• Clinical sleep educator A clinical sleep educator is a healthcare professional who specializes in educating patients about sleep disorders and helping them implement lifestyle changes and treatment options to improve their sleep. They work closely with sleep specialists, such as sleep doctors and sleep therapists, to provide comprehensive care for patients with sleep problems. Clinical sleep educators are trained in the latest research and treatments in the field of sleep medicine, and they help patients understand the impact of sleep disorders on their health and quality of life.
  • Clinophilia Clinophilia is an attraction to beds or sleeping, characterized by a strong desire to spend time in bed, take naps, and engage in activities related to sleep. It is not considered a sleep disorder, but rather a type of paraphilia, or atypical sexual interest.
  • Dyssomnia Dyssomnia is a general term used to describe sleep disorders that affect the quality and quantity of sleep. This can include conditions such as insomnia, sleep apnea, restless leg syndrome, and narcolepsy. Symptoms of dyssomnia can include difficulty falling or staying asleep, excessive daytime sleepiness, and restless or disturbed sleep. Treatment options vary depending on the specific type of dyssomnia, but may include lifestyle changes, medication, and behavioral therapy.
  • Epworth sleepiness scale The epworth sleepiness scale is a commonly used tool for measuring daytime sleepiness. The scale asks individuals to rate their likelihood of dozing off in different situations, such as sitting and reading, watching tv, or driving a car. The scores are then used to determine the severity of a person's sleepiness. A score of 10 or higher indicates excessive daytime sleepiness and a potential sleep disorder. The epworth sleepiness scale is a quick and easy tool that clinical sleep educators often use to help diagnose sleep problems.
  • Exploding head syndrome Exploding head syndrome is a rare sleep disorder that causes a person to hear loud, sudden noises as they fall asleep or awaken from sleep. These noises, which can range from explosions to loud crashing sounds, are not actually happening in the external environment, but are experienced as occurring within the person's head. The cause of exploding head syndrome is not well understood, but it is thought to be related to changes in the brain during the transition between sleep and wakefulness. The condition is not harmful and does not cause any physical damage, but it can be frightening and disruptive to sleep.
  • Fatal insomnia Fatal insomnia is a rare and debilitating sleep disorder characterized by progressive and total loss of the ability to sleep. It is caused by a genetic mutation and is typically fatal within several years of onset. Symptoms can include severe insomnia, changes in mood and behavior, and progressive cognitive decline.
  • Hypersomnia Hypersomnia is a type of sleep disorder characterized by excessive daytime sleepiness and an increased need for sleep. This can result in difficulty waking up in the morning, falling asleep during the day, and decreased productivity. Causes of hypersomnia can include sleep apnea, depression, and certain medications. Treatment options may include lifestyle changes, medication, and behavioral therapy.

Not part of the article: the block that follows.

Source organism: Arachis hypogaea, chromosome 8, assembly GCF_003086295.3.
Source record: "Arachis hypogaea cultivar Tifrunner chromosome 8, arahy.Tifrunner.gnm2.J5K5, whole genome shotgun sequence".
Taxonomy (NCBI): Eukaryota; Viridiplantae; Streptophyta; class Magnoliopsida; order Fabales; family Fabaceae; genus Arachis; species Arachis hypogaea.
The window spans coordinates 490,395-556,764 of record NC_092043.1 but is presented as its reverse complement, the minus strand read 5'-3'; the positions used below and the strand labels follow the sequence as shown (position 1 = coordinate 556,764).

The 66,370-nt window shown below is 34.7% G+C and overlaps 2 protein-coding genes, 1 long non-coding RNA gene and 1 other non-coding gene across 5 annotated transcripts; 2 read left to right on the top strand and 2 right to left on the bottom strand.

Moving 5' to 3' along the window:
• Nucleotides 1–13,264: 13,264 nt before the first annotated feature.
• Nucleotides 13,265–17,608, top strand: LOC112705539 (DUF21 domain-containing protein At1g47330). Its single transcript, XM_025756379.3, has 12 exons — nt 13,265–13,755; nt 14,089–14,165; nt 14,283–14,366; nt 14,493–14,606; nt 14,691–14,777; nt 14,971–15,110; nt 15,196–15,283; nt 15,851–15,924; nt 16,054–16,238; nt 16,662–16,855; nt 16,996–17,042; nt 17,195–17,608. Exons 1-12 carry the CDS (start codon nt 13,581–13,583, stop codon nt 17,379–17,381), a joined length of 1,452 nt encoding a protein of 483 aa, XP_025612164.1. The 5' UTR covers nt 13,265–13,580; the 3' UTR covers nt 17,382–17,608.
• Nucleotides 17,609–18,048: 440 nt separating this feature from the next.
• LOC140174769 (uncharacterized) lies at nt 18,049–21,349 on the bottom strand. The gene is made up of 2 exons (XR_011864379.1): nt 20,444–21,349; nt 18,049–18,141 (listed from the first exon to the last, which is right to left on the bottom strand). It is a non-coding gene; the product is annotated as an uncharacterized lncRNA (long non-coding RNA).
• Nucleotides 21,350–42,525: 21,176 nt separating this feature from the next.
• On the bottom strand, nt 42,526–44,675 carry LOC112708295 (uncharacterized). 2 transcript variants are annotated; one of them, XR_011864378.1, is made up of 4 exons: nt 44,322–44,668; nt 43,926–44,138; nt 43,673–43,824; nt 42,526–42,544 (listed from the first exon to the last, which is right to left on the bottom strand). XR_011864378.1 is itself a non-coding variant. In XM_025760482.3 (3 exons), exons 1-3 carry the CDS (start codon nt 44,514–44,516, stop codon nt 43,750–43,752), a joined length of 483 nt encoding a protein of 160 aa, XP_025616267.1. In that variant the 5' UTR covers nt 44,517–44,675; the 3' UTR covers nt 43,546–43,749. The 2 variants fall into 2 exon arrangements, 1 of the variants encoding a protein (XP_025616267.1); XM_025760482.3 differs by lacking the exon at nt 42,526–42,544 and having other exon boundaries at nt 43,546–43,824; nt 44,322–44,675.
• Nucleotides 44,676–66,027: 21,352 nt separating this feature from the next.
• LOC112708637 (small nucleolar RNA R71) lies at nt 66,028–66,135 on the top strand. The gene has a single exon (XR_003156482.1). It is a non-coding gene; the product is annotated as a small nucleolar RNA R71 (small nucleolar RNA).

• Hypnagogia Hypnagogia is the state of consciousness between wakefulness and sleep, characterized by vivid, dream-like hallucinations and experiences. This can include visual, auditory, and sensory hallucinations, as well as sleep-related movements and behaviors. Hypnagogia can be a normal part of the sleep process, but it can also be a symptom of certain sleep disorders, such as narcolepsy or sleep apnea.
  • Hypnic jerk Hypnic jerk, also known as hypnagogic jerk, is a sudden muscle contraction or movement that occurs just as a person is falling asleep. This can result in a feeling of falling or being startled, and can cause disruption to sleep. Hypnic jerks are a common and normal part of the sleep process, but they can become more frequent or severe in certain individuals. Treatment options are typically not necessary, but lifestyle changes and relaxation techniques may help reduce the frequency of hypnic jerks.
  • Hypnopompia Hypnopompia refers to the state of consciousness experienced when waking up from sleep. It is characterized by feelings of confusion, disorientation, and memory lapses. It can last for a few minutes or up to several hours and may be accompanied by vivid hallucinations and intense emotions.
  • Hypopnea Hypopnea is a form of sleep-disordered breathing characterized by shallow breathing during sleep, leading to a reduction in oxygen levels. It can result in excessive daytime sleepiness, reduced concentration, and increased risk of heart disease. Treatments for hypopnea include lifestyle changes, positional therapy, and continuous positive airway pressure (cpap) therapy.
  • Idiopathic hypersomnia Idiopathic hypersomnia is a sleep disorder characterized by excessive daytime sleepiness and prolonged, uninterrupted nighttime sleep. Unlike narcolepsy, there are no sudden and involuntary lapses into sleep during the day. The cause of idiopathic hypersomnia is not well understood, and it is thought to be related to a malfunction in the central nervous system that regulates sleep and wakefulness. Idiopathic hypersomnia is often treated with medications that promote wakefulness, such as stimulants, and with lifestyle changes that promote good sleep hygiene.
  • Insomnia Insomnia is a sleep disorder characterized by difficulty falling or staying asleep, or waking up too early. It can result in feelings of fatigue, low energy, and irritability during the day. Causes of insomnia include stress, anxiety, depression, and certain medications. Treatment options include cognitive-behavioral therapy, medication, and lifestyle changes.